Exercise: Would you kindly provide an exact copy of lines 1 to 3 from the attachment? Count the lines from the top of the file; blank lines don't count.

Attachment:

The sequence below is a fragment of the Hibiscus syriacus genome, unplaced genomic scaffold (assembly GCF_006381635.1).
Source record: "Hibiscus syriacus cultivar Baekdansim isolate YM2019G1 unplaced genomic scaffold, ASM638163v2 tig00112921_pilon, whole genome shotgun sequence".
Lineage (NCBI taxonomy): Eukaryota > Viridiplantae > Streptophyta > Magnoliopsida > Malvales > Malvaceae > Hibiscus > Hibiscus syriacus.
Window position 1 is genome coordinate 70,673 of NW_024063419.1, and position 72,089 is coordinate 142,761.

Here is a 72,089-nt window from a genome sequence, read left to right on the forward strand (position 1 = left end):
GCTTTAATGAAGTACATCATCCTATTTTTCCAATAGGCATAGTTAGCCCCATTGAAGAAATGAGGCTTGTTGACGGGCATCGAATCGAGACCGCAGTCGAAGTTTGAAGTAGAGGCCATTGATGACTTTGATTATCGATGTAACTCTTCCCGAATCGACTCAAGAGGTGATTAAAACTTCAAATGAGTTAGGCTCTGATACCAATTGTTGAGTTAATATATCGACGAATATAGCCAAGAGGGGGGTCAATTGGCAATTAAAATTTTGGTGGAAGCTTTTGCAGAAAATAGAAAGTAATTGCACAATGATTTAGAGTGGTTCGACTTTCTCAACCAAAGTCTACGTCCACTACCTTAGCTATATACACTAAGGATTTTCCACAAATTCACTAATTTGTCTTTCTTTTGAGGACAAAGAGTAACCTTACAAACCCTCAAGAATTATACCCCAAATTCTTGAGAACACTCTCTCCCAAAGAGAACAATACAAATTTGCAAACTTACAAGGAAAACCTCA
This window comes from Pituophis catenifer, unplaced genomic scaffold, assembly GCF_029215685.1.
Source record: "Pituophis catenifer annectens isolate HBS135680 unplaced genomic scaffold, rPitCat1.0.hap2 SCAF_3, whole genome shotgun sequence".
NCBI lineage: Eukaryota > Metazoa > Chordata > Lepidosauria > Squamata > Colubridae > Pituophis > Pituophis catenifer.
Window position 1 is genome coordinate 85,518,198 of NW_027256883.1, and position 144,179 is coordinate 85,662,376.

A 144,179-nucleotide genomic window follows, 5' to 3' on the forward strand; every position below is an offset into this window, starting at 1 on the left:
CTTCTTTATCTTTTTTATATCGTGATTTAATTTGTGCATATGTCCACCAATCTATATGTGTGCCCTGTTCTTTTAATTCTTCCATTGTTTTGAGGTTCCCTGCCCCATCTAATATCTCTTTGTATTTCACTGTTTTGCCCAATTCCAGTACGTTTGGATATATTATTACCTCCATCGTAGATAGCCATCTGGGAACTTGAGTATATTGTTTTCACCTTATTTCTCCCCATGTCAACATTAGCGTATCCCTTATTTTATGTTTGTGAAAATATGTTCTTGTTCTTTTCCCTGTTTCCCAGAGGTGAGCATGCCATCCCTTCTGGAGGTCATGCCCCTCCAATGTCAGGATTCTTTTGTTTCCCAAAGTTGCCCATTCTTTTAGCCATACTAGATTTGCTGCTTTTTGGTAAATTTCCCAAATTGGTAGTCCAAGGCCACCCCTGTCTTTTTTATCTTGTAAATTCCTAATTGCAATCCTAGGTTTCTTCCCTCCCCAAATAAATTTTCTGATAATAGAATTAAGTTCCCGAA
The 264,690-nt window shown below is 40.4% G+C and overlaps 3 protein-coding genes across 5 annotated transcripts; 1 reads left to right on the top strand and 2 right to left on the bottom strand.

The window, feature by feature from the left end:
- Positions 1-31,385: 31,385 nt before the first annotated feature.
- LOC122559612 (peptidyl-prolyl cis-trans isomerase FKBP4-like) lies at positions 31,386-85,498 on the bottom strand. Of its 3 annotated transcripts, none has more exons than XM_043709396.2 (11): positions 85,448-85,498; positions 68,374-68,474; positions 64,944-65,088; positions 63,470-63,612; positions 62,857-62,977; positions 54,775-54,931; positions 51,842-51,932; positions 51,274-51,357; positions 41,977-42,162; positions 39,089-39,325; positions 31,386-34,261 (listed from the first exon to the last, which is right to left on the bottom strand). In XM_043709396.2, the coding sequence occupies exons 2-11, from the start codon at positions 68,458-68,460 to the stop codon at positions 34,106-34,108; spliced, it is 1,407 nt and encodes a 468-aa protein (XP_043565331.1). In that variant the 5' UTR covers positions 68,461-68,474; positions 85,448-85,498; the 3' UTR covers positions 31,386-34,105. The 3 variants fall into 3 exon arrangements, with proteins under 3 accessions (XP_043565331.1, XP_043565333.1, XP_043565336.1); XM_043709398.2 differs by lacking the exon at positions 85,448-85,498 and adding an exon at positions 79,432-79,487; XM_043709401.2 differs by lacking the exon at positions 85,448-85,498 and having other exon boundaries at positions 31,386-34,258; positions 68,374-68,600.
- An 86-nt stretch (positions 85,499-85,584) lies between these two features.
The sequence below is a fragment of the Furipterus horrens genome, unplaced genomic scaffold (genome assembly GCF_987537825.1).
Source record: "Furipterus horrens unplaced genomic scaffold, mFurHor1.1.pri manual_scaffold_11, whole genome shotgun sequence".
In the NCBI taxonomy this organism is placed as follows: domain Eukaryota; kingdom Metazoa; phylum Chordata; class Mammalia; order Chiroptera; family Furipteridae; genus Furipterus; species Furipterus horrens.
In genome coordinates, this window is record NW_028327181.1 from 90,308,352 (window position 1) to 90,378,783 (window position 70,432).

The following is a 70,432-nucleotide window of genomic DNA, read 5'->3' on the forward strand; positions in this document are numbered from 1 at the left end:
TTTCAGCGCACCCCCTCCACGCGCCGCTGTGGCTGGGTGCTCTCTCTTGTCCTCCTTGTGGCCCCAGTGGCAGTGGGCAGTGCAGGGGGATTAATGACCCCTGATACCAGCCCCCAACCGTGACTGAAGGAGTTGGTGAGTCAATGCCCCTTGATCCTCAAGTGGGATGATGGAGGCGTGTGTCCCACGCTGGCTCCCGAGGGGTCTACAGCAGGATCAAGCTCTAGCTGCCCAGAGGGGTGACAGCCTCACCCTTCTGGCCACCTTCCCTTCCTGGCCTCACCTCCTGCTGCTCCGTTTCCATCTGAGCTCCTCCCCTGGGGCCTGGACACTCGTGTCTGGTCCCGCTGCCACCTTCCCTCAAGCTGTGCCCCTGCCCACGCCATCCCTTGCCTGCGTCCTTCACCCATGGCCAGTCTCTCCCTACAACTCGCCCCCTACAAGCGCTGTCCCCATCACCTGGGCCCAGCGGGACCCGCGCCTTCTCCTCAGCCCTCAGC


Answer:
The sequence below is a fragment of the Hibiscus syriacus genome, unplaced genomic scaffold (assembly GCF_006381635.1).
Source record: "Hibiscus syriacus cultivar Baekdansim isolate YM2019G1 unplaced genomic scaffold, ASM638163v2 tig00112921_pilon, whole genome shotgun sequence".
Lineage (NCBI taxonomy): Eukaryota > Viridiplantae > Streptophyta > Magnoliopsida > Malvales > Malvaceae > Hibiscus > Hibiscus syriacus.